Sartre explains that "the look" is the basis for sexual desire , declaring that a biological motivation for sex does not exist. Instead, "double reciprocal incarnation" is a form of mutual awareness which Sartre takes to be at the heart of the sexual experience.
This involves the mutual recognition of subjectivity of some sort, as Sartre describes: My caress causes my flesh to be born for me insofar as it is for the Other flesh causing her to be born as flesh.
Even in sex perhaps especially in sex , men and women are haunted by a state in which consciousness and bodily being would be in perfect harmony, with desire satisfied. Such a state, however, can never be. We try to bring the beloved's consciousness to the surface of their body by use of magical acts performed, gestures kisses, desires, etc.
But at the moment of ens causa sui , the God of the ontological proof. Sartre contends that human existence is a conundrum whereby each of us exists, for as long as we live, within an overall condition of nothingness no thing-ness —that ultimately allows for free consciousness. But simultaneously, within our being in the physical world , we are constrained to make continuous, conscious choices. It is this dichotomy that causes anguish, because choice subjectivity represents a limit on freedom within an otherwise unbridled range of thoughts.
Subsequently, humans seek to flee our anguish through action-oriented constructs such as escapes, visualizations, or visions such as dreams designed to lead us toward some meaningful end, such as necessity, destiny, determinism God , etc. Thus, in living our lives, we often become unconscious actors —Bourgeois, Feminist, Worker, Party Member, Frenchman, Canadian or American—each doing as we must to fulfill our chosen characters' destinies.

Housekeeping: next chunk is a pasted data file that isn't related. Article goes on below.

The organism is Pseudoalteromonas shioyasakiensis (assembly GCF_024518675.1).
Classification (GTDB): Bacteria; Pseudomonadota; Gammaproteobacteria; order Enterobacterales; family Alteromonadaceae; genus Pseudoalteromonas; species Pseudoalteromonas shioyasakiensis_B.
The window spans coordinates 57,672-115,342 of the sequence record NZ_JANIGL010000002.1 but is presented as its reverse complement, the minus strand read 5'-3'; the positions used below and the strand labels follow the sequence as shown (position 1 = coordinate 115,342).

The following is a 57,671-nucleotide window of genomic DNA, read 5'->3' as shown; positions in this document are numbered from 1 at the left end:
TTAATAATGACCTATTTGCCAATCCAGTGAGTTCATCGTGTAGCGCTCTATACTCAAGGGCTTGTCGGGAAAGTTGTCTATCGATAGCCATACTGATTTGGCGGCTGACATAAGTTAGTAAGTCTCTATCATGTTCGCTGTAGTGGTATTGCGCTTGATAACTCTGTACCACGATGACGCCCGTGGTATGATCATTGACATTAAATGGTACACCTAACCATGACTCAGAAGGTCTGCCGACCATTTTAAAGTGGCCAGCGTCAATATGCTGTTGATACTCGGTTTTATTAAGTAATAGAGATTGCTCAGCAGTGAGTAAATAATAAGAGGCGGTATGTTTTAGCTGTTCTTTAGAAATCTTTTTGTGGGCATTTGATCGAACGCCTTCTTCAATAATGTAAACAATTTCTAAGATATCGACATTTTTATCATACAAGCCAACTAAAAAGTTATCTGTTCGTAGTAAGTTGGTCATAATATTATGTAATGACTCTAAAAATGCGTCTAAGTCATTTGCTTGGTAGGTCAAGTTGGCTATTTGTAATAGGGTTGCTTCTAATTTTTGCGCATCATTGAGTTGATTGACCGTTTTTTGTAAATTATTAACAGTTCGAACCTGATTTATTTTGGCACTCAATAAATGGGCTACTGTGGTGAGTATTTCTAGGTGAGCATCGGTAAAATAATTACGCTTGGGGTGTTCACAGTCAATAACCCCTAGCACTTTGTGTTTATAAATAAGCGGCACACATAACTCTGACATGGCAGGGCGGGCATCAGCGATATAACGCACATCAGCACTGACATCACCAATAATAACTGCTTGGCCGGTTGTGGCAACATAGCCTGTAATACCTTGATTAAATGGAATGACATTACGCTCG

However, Sartre contends our conscious choices leading to often unconscious actions run counter to our intellectual freedom. Yet we are bound to the conditioned and physical world—in which some form of action is always required. This leads to failed dreams of completion , as Sartre described them, because inevitably we are unable to bridge the void between the purity and spontaneity of thought and all-too constraining action; between the being and the nothingness that inherently coincide in our self.
Sartre's recipe for fulfillment is to escape all quests by completing them. This is accomplished by rigorously forcing order onto nothingness, employing the "spirit or consciousness of mind of seriousness" and describing the failure to do so in terms such as " bad faith " and " false consciousness ".
Though Sartre's conclusion seems to be that being diminishes before nothingness since consciousness is probably based more on spontaneity than on stable seriousness, he contends that any person of a serious nature is obliged to continuous struggle between:.
In Sartre's opinion, consciousness does not make sense by itself: Consciousness is therefore always and essentially consciousness of something , whether this "something" is a thing, a person, an imaginary object, etc. Phenomenologists often refer to this quality of consciousness as " intentionality ".